ICA itself indicates Congressional intent not to provide for private rights of action.
The legislative history of the statute is similarly unsupportive of any contention that Congress desired that private suits supplement enforcement actions by the Comptroller General. The only pertinent legislative history furnished by plaintiffs is a statement made by Senator Ervin on the floor of the Senate that the ICA "is not intended to infringe the right of any other party to initiate litigation." 120 Cong.Rec. 20465 (1974). See Fontaine v. Donovan, slip op. at 8 n.3, No. 81-789 (D.D.C. May 21, 1981), aff'd in part and rev'd in part sub nom. West Central Missouri Rural Development Corp. v. Donovan, 212 U.S. App. D.C. 153, 659 F.2d 199 (D.C.Cir.1981) (per curiam). This single remark on the floor of the Senate is of little assistance to plaintiffs. First, Senator Ervin's statement can easily be read as simply reiterating the thrust of section 1400 that the ICA is not intended to either negate or create private rights of action; thus, if a private right is furnished by another statute, the ICA would not "infringe on the right."
Second, even if Senator Ervin's statement is appropriately read as implying that private suits are permissible to enforce the ICA, the courts have frequently admonished that the statements of a single legislator, even the statute's sponsor, are not particularly valuable in assessing legislative intent. See, e.g., Chrysler Corp. v. Brown, 441 U.S. 281, 311, 99 S. Ct. 1705, 1722, 60 L. Ed. 2d 208 (1979). Moreover, Senator Ervin's remark should have even less influence that it ordinarily would in light of the fact that he was an architect of the Senate bill, S. 1541, which reflected an extremely narrow view of allowable Presidential impoundment authority. This view was largely rejected by the Conference Committee in favor of the House bill's considerably broader scope for executive withholding actions. Conf.Rep.No.93-924 (June 12, 1974), U.S.Code Cong. & Admin.News 1974, p. 3462 (hereinafter "Conf. Rep."). Thus, Senator Ervin's statement disclaiming incursions on private rights of action was made in the context of deliberations on a bill virtually eliminating executive withholding actions of any type. In such a context, private suits would appear to be a logical and, perhaps, necessary means to curb executive excesses in the budgetary sphere. Since the Senate bill was rejected, however, in favor of legislation providing for relatively broad Presidential impoundment authority, Senator Ervin's remark has virtually no relevance to the court's investigation of legislative intent to create a private right of action in the ICA as it was ultimately adopted. Such intent is more aptly sought in the statements of sponsors whose views on the scope of executive withholdings were largely vindicated, the architects of the House bill, H.R. 7130. As the foregoing discussion would suggest, these Congressmen expressed a strong desire to limit judicial intervention in budgetary matters to occasions when Congress has first determined that such intervention is required. For example, Representative Bolling, a leading sponsor of the House bill, stated that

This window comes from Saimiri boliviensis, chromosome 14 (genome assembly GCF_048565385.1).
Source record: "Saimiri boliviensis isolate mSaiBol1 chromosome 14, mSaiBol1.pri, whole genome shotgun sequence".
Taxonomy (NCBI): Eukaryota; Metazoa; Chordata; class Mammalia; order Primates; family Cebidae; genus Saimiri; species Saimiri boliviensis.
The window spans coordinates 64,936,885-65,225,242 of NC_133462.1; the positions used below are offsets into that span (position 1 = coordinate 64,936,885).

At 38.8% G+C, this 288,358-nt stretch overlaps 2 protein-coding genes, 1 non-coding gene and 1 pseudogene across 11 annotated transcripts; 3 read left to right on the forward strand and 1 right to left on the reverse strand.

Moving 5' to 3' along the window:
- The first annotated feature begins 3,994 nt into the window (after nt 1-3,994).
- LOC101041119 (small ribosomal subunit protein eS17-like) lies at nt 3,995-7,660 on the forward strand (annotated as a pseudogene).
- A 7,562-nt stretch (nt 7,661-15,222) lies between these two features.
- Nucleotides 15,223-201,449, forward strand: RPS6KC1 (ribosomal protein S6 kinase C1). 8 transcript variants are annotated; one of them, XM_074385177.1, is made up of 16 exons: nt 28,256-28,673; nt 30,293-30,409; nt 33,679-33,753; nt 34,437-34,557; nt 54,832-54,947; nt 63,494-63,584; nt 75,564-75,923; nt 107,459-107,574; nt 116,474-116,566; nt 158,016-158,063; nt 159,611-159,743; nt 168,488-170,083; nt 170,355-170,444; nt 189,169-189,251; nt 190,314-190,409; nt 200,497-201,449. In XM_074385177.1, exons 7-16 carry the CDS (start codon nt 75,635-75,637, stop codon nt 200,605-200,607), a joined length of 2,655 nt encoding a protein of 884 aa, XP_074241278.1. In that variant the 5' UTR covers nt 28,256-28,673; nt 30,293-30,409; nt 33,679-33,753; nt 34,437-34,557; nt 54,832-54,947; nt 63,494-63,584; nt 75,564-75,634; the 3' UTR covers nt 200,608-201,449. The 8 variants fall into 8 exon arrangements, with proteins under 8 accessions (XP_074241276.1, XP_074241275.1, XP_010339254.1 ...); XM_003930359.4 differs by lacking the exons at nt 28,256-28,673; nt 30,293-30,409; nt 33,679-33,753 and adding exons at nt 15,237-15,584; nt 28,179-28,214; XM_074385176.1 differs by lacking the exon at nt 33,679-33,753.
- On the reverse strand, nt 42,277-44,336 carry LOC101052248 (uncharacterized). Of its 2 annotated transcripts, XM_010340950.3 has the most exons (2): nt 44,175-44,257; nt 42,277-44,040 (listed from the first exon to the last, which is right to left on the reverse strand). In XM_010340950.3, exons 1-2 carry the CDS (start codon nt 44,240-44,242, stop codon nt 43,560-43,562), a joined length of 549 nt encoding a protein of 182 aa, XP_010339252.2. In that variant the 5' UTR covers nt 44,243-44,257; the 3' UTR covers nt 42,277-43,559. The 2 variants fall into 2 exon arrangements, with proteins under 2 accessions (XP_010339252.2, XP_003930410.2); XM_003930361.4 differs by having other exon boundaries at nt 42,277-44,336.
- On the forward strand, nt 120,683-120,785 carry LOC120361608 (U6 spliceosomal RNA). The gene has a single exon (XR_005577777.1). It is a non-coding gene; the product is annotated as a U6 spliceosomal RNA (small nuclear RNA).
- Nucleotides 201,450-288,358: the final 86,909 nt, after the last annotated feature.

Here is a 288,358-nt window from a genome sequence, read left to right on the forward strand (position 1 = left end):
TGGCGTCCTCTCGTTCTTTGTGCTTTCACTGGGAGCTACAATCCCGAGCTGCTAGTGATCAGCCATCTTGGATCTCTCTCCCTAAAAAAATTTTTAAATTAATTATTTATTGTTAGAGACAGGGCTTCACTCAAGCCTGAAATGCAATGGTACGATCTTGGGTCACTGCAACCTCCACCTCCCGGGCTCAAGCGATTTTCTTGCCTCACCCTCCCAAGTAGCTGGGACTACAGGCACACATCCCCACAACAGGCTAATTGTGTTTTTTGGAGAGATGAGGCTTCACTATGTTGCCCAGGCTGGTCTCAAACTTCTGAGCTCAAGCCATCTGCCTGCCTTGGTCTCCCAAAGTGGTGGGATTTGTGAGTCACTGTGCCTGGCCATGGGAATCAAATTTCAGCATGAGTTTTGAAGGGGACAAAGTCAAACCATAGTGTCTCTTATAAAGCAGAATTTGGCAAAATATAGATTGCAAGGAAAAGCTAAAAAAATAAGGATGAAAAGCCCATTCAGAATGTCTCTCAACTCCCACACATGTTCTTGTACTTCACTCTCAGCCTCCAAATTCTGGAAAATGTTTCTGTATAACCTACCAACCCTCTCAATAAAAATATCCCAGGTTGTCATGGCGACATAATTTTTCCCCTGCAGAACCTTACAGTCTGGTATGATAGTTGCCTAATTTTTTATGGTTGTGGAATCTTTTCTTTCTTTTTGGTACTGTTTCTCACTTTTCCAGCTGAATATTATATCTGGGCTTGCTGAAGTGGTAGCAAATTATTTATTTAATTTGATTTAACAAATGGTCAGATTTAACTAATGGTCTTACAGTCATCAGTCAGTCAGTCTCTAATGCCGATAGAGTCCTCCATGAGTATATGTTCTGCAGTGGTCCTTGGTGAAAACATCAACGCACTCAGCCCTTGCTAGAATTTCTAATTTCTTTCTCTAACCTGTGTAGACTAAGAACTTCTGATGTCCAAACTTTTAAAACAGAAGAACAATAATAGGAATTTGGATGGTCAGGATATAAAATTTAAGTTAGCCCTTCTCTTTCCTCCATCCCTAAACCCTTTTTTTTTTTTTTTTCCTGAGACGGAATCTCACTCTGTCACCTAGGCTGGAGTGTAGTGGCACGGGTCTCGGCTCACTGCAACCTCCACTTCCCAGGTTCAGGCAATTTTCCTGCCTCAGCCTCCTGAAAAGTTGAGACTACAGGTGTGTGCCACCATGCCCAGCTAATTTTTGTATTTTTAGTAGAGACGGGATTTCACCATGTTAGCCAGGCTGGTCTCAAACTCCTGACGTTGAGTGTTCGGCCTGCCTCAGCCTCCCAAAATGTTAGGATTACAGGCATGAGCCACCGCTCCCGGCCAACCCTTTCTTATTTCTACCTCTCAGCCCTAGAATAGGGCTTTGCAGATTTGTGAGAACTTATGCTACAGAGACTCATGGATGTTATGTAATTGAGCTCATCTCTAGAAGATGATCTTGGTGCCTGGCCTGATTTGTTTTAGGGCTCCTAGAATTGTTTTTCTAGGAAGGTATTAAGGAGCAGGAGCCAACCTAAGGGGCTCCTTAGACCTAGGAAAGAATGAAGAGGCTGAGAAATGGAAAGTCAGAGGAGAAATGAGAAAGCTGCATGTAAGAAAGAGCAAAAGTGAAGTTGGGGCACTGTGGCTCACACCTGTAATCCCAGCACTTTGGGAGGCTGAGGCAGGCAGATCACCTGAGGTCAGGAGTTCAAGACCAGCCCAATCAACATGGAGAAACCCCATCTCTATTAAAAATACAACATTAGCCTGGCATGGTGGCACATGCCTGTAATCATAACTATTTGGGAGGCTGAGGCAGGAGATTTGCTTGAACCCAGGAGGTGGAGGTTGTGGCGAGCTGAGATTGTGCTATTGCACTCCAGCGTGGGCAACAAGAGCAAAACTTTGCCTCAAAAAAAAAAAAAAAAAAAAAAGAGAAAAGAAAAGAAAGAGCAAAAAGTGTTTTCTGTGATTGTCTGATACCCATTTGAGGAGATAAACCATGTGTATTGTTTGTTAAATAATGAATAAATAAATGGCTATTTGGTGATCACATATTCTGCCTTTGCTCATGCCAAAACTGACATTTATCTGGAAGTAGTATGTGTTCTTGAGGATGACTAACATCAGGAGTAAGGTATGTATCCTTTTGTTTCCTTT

The procedure embodied in the bill would vest in the Congress the final determination of its own intentions and its own priorities in cases where actions taken by the Executive place them in doubt and it should be clear that neither a Federal Court nor any other body is as well qualified to determine the intentions and priorities of the Congress as the Congress itself.